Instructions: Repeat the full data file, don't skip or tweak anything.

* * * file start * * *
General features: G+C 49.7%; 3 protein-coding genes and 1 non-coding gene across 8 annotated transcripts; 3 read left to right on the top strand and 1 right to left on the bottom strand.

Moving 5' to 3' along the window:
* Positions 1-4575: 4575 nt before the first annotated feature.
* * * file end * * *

General features: G+C 49.7%; 3 protein-coding genes and 1 non-coding gene across 8 annotated transcripts; 3 read left to right on the top strand and 1 right to left on the bottom strand.

Moving 5' to 3' along the window:
* Positions 1-4575: 4575 nt before the first annotated feature.